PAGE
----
NHS England loses 6,000 mental health nurses in 10 years

New figures show that the number of mental health nurses in England has slumped by more than a tenth over the past decade, despite commitments from both Theresa May and her predecessor, David Cameron, to boost resources for mental health services. Many medical professionals say that services are now in crisis.

The total mental health nursing workforce has decreased by 10.6% since 2009, according to the Royal College of Nursing (RCN).

Although the number of mental health nurses has grown in some areas, such as community care, they have dropped in many other areas. Numbers are down by a quarter (25.9%) in acute care and inpatient care – where the number of mental health nurses has fallen by more than 6,000 over the decade.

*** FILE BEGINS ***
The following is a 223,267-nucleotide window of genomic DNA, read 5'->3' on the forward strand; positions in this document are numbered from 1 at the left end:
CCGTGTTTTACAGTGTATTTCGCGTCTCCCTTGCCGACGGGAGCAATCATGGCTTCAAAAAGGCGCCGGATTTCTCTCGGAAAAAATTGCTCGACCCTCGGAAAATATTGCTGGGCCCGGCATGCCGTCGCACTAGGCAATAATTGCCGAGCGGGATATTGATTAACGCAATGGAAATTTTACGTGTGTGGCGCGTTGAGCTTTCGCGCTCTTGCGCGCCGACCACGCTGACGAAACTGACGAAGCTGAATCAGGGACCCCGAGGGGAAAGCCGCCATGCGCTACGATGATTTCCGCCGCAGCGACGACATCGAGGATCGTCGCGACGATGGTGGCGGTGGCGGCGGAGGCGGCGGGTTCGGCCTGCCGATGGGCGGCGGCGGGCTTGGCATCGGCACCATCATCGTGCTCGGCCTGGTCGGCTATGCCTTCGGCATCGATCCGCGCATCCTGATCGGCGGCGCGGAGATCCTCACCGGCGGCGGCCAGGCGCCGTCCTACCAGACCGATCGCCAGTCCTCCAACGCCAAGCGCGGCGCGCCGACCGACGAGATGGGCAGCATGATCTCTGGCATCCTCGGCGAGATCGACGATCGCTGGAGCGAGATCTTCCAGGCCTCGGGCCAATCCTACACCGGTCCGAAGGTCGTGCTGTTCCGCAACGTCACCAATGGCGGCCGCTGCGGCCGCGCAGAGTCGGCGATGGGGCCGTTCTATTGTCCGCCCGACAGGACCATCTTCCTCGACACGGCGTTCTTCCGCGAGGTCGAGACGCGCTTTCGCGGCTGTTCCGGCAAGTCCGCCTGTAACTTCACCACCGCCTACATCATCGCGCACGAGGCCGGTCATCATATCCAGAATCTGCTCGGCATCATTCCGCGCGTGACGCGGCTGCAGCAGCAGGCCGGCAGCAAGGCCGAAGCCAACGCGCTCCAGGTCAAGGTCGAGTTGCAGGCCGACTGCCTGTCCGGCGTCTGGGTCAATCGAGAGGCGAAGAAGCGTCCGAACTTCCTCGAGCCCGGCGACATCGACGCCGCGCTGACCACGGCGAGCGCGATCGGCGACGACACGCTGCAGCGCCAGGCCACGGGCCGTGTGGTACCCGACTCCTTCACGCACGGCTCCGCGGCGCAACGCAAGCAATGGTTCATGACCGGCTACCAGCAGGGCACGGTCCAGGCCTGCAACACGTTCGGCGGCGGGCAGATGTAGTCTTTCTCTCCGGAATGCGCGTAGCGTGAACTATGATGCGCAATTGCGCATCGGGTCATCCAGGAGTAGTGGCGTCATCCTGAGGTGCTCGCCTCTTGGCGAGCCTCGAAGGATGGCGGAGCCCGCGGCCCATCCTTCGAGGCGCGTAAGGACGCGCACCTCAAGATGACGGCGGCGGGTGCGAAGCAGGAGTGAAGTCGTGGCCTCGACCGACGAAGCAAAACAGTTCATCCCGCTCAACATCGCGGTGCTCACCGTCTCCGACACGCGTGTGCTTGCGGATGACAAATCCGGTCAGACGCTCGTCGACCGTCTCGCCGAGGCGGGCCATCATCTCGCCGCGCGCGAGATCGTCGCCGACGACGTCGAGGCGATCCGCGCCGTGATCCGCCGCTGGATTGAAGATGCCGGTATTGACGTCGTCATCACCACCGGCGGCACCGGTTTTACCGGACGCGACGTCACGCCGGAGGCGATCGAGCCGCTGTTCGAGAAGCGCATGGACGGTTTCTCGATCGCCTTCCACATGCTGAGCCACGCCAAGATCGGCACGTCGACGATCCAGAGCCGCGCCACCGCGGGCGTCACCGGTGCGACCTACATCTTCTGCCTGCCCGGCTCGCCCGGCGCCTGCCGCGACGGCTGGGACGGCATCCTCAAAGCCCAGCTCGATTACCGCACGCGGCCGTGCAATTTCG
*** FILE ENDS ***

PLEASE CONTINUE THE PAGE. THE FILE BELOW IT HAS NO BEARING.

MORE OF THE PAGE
The difference between regions has led to there being a postcode lottery, with some regions having little more than half the resources of the best-funded. Research from the charity Mind found that the average annual spend on mental health services per head of population is £124.48 in parts of Surrey, compared with £220.63 in South Yorkshire.

Full story on The Guardian, 19 May 2019.